No alternative facts, just alternative hypotheses
On Saturday 22 April, around 2,000 people gathered at the Science Museum to take part in a demonstration. Their shared passion? Science. Their purpose? To defend the vital role of science in benefitting society.
The march was one of over 500 events internationally, organised by the March for Science movement. The organisation describes its mission as celebrating science, raising awareness of the role that science plays in our lives, and calling for protection of scientific activities. It calls for political leaders and policymakers to use robust evidence to create policies that are aimed at improving the common good. British Psychological Society President Professor Peter Kinderman was marching to show his support. I decided to go and see what it was like to be involved when science stands up.
Before recent changes in the political climate, my activism extended to coffee-break musings about 'if psychologists ran the country' – an often intriguing thought experiment. But the rise in nationalist rhetoric and language of hate/blame rapidly made the coffee-break politics seem inadequate. Our key professional values of human dignity, respect,curiosity, free debate and empirical rigour suddenly don’t seem as universal. What’s a psychologist to do? I chose to march. I chose to march because I believe passionately in scientific values. As psychologists we know, that humans tend to bond with groups with whom they identify (see Tajfel and Turner's' research). This is equally true for scientists and it is all too easy to assume that everyone shares our values. Recent events have been a sobering reminder that this is untrue. Today’s march was a collective opportunity to share our belief in science as a tool for addressing the complex problems of society. The march was open to all who share this belief – scientists and non-scientists. There was no excuse not to go.
So what is a rally actually like? As it turns out, asking scientists to march was an invitation for them to release their creativity. A sea of placards expressed messages with brevity ('science improves decisions'), shrewdness ('The good thing about science is that it’s true whether you believe it or not') and the inevitable scientific humour ('no alternative facts, just alternative hypotheses'). What struck me most was the diversity of voices, disciplines, styles and experiences, which were all united in one thing: they love science and they really love using it to make the world better. Political gatherings are often portrayed as hotbeds of anger and dissatisfaction. These people were friendly, peaceable, but passionate in what they had to say.
The clear message of the rally was that scientists (and that includes us psychologists) need to share our passion more. Not just with each other: with governments, policymakers, other practitioners, service users and the public. The political environment for science facesmany challenges. This includes ideological challenges, such as the persistent idea that sanctions against the disadvantaged are effective, despite evidence to the contrary. It also includes financial challenges from funding cuts and reluctance to invest evidence based initiatives. One marcher remembered a key moment in his career when he was told by a government minister “I don’t want research, I want good news stories”. The challenge of our disciplines appears to be convincing others that science is good news, even though the news may be uncomfortable to hear.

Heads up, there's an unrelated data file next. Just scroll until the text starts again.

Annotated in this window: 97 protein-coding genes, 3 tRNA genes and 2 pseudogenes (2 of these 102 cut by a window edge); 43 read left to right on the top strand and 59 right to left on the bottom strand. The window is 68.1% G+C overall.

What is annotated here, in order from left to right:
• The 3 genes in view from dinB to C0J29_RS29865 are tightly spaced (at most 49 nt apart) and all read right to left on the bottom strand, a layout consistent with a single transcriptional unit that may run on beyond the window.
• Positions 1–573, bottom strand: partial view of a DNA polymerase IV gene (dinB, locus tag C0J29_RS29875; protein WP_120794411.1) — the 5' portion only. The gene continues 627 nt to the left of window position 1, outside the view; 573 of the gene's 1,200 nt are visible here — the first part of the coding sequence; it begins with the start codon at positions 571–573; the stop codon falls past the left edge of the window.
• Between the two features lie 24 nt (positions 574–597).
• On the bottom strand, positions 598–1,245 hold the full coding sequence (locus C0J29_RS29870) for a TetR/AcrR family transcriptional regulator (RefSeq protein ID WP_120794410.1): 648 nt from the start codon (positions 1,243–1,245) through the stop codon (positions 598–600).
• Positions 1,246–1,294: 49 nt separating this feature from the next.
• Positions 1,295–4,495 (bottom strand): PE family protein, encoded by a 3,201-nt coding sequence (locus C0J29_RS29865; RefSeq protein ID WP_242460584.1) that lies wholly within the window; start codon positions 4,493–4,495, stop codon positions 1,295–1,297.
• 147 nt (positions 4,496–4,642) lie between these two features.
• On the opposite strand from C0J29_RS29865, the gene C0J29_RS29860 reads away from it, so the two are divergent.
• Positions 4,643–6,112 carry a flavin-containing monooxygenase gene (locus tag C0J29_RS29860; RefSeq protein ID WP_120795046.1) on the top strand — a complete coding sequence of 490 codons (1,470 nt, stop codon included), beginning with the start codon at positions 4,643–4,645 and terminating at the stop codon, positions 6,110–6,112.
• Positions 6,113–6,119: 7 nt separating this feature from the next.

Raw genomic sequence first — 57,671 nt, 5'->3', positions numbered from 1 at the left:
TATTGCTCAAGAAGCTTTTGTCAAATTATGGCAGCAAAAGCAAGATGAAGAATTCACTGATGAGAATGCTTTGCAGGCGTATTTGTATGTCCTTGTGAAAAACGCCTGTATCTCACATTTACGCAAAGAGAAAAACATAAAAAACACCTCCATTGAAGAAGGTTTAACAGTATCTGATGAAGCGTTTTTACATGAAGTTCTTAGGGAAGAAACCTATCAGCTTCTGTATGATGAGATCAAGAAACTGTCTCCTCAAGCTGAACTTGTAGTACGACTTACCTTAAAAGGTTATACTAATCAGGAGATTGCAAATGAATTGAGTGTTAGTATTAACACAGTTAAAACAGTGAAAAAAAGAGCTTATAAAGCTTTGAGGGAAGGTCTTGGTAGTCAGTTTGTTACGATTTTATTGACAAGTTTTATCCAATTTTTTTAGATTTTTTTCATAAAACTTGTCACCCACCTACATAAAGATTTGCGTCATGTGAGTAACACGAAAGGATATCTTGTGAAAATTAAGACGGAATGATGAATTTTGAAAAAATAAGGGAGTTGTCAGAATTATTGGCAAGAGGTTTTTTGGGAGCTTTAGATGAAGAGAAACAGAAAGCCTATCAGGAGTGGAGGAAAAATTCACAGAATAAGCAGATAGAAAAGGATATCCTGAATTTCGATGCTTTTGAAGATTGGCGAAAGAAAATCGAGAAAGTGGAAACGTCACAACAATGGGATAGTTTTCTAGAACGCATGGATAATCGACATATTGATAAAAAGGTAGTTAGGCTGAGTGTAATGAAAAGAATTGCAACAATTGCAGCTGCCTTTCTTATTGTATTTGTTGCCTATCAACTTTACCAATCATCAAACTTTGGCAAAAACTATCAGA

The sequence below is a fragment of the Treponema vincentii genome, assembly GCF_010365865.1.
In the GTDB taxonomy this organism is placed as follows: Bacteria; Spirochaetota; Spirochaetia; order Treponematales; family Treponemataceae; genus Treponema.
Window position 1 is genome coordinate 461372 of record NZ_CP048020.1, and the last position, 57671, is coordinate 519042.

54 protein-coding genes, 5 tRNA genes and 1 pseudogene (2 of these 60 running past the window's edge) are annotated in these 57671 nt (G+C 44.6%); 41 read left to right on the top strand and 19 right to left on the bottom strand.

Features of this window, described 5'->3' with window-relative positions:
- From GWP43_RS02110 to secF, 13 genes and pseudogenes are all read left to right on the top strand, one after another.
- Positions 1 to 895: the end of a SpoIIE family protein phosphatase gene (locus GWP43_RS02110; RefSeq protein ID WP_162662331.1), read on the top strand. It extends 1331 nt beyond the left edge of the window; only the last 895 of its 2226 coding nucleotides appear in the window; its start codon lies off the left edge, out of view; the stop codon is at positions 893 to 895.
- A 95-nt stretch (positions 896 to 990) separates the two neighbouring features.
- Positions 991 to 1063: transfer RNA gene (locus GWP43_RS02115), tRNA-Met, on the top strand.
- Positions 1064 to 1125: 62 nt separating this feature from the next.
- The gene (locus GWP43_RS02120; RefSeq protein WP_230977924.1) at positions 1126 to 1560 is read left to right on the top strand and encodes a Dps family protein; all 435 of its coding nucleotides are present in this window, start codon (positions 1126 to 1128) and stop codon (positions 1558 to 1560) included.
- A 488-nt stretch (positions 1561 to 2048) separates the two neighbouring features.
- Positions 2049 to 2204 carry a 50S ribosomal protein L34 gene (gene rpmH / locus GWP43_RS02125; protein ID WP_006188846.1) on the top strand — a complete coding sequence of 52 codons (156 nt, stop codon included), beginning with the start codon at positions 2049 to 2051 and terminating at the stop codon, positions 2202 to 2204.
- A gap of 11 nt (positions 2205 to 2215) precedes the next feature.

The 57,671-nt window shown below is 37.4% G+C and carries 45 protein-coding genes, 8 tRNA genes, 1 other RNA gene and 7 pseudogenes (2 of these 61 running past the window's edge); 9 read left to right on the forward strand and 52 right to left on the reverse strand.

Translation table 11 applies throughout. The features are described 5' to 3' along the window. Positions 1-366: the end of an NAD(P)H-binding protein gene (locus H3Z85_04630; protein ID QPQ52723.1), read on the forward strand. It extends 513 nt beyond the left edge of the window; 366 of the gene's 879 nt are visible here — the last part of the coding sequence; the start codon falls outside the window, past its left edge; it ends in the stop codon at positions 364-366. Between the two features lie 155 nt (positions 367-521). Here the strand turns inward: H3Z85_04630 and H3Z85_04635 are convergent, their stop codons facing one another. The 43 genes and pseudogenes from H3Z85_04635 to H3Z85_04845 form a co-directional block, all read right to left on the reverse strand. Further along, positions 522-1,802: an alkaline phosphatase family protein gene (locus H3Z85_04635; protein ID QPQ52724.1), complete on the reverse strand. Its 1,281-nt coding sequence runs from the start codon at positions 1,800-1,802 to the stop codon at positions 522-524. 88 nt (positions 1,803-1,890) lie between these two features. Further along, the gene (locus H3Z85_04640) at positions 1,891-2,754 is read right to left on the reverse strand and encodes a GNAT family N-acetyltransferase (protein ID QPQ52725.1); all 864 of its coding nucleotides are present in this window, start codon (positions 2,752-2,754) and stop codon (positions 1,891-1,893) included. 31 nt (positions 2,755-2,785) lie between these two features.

The importance of upholding science was voiced by inspirational speakers, including Jon Butterworth (professor of Physics), Angela Saini (author and science journalist) and Brenna Hassett (bioarchaeologist and author). Psychology was represented by Pete Etchells (science writer and Psychology lecturer). Non-scientists were particularly well represented by Robin Ince, comedian, writer and broadcaster. His comment that 'science is not about coming up with the right answer, it is about coming up with the least wrong answer' was a simple but effective message about the scientific method.
So, what can a humble psychologist actually do? President Professor Peter Kinderman gave the following advice: 'engage with your Society, engage the public, and engage end-users of your research'. Now that I have attended a demonstration I can see the power of the simple act of engaging. Psychology is not for psychologists, it is for the benefit of humanity. And not just the human beings that we work directly with, but every human being. On my own I can help an individual make the changes they want to make. But by engaging others I can be part of a collective effort to make changes that benefit every individual in society. And that’s very exciting. If you value the work you do, then call for others to value it too. After encouraging them to inspect your views with critical scientific scrutiny of course.
- Sophie Ellis is a member of the British Psychological Society. Find out more about the March for Science at http://www.marchforscience.com
Fancy using your skills to influence policy? Get involved with the following initiatives:
Psychologists for Social Change: http://www.psychchange.org
Find out more about the influence of the BPS: www.bps.org.uk/what-we-do/our-influence
International Society of Political Psychology: http://www.ispp.org
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